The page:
is a stock reply but it does give some indication of BBC thinking so I
thought I would post it.
Thank you for your comments regarding the BBC's screening of Thelma and Louise. As
you probably know, both the BBC and ITV are required to exercise control over the content
of all their output. Every feature film we show is considered individually and in some
cases scenes containing excessive violence bad language or explicit sex may be considered
unacceptable for television viewing. Film makers themselves recognise that alternative
versions may be required for different audiences and they chose to undertake the task
themselves at the shooting stage, as in the case of "Beverly Hills Cop" and
"The French Connection".
We are not in the habit of making cuts, and we only do so for a small number of
controversial films over the course of the year. In general
load of bollocks, they cut practically every modern film intended for a mature audience. A
brief survey shows that between 30% to 80% of post watershed films are cut on BBC1),
we try to match films to time slots so that the need for editing is minimal. However, we
know from experience that excessive violence, explicit sexual scenes and excessive use of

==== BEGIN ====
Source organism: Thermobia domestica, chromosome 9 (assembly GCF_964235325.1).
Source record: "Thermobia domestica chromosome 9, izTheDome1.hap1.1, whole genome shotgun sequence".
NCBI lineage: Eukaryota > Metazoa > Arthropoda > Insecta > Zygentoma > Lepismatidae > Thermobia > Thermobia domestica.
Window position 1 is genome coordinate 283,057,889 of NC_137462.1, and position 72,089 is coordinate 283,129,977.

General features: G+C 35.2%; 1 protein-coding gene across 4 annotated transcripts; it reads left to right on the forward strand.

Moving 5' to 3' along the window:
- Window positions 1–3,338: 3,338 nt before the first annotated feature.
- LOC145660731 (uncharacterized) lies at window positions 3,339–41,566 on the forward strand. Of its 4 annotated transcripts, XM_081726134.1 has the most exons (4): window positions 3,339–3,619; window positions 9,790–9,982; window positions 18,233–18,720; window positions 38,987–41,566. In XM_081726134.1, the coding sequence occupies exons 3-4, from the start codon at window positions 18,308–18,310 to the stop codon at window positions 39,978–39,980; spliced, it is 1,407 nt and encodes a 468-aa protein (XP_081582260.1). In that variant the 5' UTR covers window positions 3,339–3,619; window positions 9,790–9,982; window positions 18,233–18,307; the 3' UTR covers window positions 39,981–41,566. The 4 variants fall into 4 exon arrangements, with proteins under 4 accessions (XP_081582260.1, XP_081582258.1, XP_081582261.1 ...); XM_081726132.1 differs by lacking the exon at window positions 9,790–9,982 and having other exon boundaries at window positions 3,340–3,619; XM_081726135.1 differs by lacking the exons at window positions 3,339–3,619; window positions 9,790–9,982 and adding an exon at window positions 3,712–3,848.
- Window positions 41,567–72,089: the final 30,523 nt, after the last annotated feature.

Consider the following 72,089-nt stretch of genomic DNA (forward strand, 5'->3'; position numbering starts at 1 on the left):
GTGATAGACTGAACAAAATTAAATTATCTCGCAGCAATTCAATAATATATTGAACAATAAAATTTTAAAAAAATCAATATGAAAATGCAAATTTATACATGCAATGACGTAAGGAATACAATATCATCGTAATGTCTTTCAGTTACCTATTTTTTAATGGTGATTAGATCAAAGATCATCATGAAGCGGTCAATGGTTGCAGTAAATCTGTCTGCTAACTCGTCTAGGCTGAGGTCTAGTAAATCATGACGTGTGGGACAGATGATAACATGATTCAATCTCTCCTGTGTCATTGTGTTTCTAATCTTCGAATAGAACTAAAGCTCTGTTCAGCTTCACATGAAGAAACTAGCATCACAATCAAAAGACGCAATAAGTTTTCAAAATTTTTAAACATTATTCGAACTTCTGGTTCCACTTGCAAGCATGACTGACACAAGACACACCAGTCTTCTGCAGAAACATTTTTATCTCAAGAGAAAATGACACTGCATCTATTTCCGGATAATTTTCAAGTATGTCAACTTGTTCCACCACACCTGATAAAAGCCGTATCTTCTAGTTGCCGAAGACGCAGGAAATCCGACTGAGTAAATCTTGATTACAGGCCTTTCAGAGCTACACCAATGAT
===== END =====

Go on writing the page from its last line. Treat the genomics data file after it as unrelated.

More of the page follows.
strong language are still offensive to many viewers when presented as entertainment in
their own homes and available at a mere press of a button. You may have noticed that to
avoid this as much as possible, we have improved our "family viewing" warnings
and now provide modern cinema certificates in the film pages of RADIO TIMES. We also aim
to tell viewers if we have cut a film and explain why.
On BBC-1 we normally edit unacceptable language. Having said that, there are some
exceptions when a film may be shown on BBC-1 uncut. Usually this decision is only made
when we feel it involves a prestigious film of serious intent which is highly regarded by
the public as having high artistic merit. Even then, it is only permitted if the language
is used in a justifiable context and it is scheduled well after the 9.00pm
BBC-2 has a slightly different policy, although they are obviously still bound by the
BBC's guidelines of taste and decency. A film is far more likely to be shown unedited on
BBC-2, particularly when a suitable context is found, such as an item on "Moving
Pictures", for instance. As I have already explained, however, some films are
produced in more than one version by the original film producer in agreement with the
director, and we often show both the cut and the uncut versions at various times while it
is under licence, depending on its slot.
I hope I have been able to clarify a very complicated situation. I would like to assure
you that we do take a great deal of care when taking a decision to edit films to ensure
that the cuts are as minor and unobtrusive as possible. At the end of the day, we have to
balance the need to respect the wishes of both the film-makers and the general audience.
Your further comments have been registered and will passed on to those directly
Thank you for your feedback.